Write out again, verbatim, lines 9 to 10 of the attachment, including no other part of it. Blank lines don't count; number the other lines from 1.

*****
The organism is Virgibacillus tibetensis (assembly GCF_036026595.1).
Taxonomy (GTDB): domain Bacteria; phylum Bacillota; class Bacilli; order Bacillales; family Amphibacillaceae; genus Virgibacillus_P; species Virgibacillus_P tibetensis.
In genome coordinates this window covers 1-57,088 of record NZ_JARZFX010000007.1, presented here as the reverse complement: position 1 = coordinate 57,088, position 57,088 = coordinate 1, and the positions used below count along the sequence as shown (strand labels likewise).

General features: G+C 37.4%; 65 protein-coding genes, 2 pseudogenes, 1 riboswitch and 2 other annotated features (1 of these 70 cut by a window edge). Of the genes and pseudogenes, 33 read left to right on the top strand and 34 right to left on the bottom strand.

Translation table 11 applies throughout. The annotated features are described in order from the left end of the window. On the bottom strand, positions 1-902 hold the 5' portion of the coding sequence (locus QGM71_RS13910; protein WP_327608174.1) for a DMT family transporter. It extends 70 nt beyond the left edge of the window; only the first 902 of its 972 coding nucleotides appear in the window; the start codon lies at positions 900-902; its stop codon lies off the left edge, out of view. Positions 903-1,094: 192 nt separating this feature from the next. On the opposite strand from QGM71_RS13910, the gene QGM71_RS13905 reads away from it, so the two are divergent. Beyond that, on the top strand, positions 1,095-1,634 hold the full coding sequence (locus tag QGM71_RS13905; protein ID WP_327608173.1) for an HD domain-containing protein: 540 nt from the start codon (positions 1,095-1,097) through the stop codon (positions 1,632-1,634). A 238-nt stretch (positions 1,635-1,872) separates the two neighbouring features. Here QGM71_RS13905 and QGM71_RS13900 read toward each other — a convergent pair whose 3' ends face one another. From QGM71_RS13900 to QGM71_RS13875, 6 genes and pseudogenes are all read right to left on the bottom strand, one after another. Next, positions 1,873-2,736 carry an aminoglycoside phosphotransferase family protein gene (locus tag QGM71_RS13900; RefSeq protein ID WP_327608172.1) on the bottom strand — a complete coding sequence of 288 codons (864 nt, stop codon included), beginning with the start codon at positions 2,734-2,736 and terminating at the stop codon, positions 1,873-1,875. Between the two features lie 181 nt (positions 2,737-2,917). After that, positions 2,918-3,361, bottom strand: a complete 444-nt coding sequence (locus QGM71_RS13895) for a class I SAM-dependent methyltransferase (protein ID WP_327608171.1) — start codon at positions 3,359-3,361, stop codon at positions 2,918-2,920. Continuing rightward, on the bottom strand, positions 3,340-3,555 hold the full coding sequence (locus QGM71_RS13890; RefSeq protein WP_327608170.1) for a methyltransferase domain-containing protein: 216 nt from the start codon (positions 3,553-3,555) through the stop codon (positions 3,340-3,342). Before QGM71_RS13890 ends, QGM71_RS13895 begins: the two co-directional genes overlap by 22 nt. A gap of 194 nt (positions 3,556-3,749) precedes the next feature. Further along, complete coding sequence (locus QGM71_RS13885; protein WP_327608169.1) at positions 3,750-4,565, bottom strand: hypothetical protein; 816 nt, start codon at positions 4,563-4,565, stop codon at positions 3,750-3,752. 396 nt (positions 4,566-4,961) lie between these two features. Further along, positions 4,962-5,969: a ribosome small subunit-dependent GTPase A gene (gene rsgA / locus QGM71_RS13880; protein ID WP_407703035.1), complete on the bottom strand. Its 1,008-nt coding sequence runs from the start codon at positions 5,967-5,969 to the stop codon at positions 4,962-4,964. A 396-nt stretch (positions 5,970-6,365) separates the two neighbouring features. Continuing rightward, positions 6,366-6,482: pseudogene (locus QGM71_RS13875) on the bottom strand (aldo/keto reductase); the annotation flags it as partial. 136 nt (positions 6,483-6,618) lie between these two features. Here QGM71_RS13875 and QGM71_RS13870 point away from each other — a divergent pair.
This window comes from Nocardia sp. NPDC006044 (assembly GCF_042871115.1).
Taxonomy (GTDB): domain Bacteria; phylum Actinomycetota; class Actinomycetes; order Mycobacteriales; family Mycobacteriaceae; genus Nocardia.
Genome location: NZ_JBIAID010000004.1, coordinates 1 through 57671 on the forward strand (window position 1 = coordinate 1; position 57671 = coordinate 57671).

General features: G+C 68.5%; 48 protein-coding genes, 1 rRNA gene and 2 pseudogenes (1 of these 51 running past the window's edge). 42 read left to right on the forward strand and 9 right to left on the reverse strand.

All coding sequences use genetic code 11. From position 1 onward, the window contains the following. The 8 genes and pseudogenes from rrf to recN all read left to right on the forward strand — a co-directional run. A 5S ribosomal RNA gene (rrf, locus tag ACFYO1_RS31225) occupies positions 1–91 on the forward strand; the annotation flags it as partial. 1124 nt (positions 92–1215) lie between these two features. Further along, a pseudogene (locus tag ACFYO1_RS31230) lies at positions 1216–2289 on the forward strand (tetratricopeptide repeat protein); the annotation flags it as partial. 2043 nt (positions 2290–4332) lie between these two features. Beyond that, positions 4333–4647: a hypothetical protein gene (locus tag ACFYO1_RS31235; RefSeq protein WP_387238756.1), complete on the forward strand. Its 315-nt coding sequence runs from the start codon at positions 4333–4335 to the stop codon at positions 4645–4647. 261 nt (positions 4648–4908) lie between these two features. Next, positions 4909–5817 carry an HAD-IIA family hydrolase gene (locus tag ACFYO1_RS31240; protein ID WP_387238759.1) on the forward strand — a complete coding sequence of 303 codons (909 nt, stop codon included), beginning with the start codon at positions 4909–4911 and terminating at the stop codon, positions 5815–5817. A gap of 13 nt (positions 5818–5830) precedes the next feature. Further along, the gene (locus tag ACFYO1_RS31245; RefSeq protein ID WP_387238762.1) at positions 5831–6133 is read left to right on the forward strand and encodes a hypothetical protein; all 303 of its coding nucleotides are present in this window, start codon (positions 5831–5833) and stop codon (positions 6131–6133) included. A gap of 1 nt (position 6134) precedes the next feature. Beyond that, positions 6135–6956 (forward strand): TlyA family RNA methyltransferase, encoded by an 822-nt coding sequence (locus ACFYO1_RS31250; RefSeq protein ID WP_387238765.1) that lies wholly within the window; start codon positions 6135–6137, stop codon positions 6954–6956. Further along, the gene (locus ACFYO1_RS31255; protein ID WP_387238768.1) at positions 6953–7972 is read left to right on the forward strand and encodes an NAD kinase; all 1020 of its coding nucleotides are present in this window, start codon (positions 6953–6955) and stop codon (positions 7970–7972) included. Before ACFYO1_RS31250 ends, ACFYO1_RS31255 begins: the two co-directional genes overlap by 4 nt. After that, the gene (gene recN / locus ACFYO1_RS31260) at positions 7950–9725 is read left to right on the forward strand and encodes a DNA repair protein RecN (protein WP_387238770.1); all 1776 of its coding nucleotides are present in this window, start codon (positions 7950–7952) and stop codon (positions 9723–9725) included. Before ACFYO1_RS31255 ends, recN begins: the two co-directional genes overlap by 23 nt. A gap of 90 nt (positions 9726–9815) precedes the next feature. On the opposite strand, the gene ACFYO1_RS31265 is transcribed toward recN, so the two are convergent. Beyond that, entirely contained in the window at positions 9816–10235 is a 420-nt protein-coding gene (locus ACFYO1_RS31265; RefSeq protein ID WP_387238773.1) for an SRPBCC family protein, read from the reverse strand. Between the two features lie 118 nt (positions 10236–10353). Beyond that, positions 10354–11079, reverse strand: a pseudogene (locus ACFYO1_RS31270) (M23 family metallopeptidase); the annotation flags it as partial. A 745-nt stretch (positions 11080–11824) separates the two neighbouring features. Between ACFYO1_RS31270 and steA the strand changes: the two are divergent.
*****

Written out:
General features: G+C 68.5%; 48 protein-coding genes, 1 rRNA gene and 2 pseudogenes (1 of these 51 running past the window's edge). 42 read left to right on the forward strand and 9 right to left on the reverse strand.

All coding sequences use genetic code 11. From position 1 onward, the window contains the following. The 8 genes and pseudogenes from rrf to recN all read left to right on the forward strand — a co-directional run. A 5S ribosomal RNA gene (rrf, locus tag ACFYO1_RS31225) occupies positions 1–91 on the forward strand; the annotation flags it as partial. 1124 nt (positions 92–1215) lie between these two features. Further along, a pseudogene (locus tag ACFYO1_RS31230) lies at positions 1216–2289 on the forward strand (tetratricopeptide repeat protein); the annotation flags it as partial. 2043 nt (positions 2290–4332) lie between these two features. Beyond that, positions 4333–4647: a hypothetical protein gene (locus tag ACFYO1_RS31235; RefSeq protein WP_387238756.1), complete on the forward strand. Its 315-nt coding sequence runs from the start codon at positions 4333–4335 to the stop codon at positions 4645–4647. 261 nt (positions 4648–4908) lie between these two features. Next, positions 4909–5817 carry an HAD-IIA family hydrolase gene (locus tag ACFYO1_RS31240; protein ID WP_387238759.1) on the forward strand — a complete coding sequence of 303 codons (909 nt, stop codon included), beginning with the start codon at positions 4909–4911 and terminating at the stop codon, positions 5815–5817. A gap of 13 nt (positions 5818–5830) precedes the next feature. Further along, the gene (locus tag ACFYO1_RS31245; RefSeq protein ID WP_387238762.1) at positions 5831–6133 is read left to right on the forward strand and encodes a hypothetical protein; all 303 of its coding nucleotides are present in this window, start codon (positions 5831–5833) and stop codon (positions 6131–6133) included. A gap of 1 nt (position 6134) precedes the next feature. Beyond that, positions 6135–6956 (forward strand): TlyA family RNA methyltransferase, encoded by an 822-nt coding sequence (locus ACFYO1_RS31250; RefSeq protein ID WP_387238765.1) that lies wholly within the window; start codon positions 6135–6137, stop codon positions 6954–6956. Further along, the gene (locus ACFYO1_RS31255; protein ID WP_387238768.1) at positions 6953–7972 is read left to right on the forward strand and encodes an NAD kinase; all 1020 of its coding nucleotides are present in this window, start codon (positions 6953–6955) and stop codon (positions 7970–7972) included. Before ACFYO1_RS31250 ends, ACFYO1_RS31255 begins: the two co-directional genes overlap by 4 nt. After that, the gene (gene recN / locus ACFYO1_RS31260) at positions 7950–9725 is read left to right on the forward strand and encodes a DNA repair protein RecN (protein WP_387238770.1); all 1776 of its coding nucleotides are present in this window, start codon (positions 7950–7952) and stop codon (positions 9723–9725) included. Before ACFYO1_RS31255 ends, recN begins: the two co-directional genes overlap by 23 nt. A gap of 90 nt (positions 9726–9815) precedes the next feature. On the opposite strand, the gene ACFYO1_RS31265 is transcribed toward recN, so the two are convergent. Beyond that, entirely contained in the window at positions 9816–10235 is a 420-nt protein-coding gene (locus ACFYO1_RS31265; RefSeq protein ID WP_387238773.1) for an SRPBCC family protein, read from the reverse strand. Between the two features lie 118 nt (positions 10236–10353). Beyond that, positions 10354–11079, reverse strand: a pseudogene (locus ACFYO1_RS31270) (M23 family metallopeptidase); the annotation flags it as partial. A 745-nt stretch (positions 11080–11824) separates the two neighbouring features. Between ACFYO1_RS31270 and steA the strand changes: the two are divergent.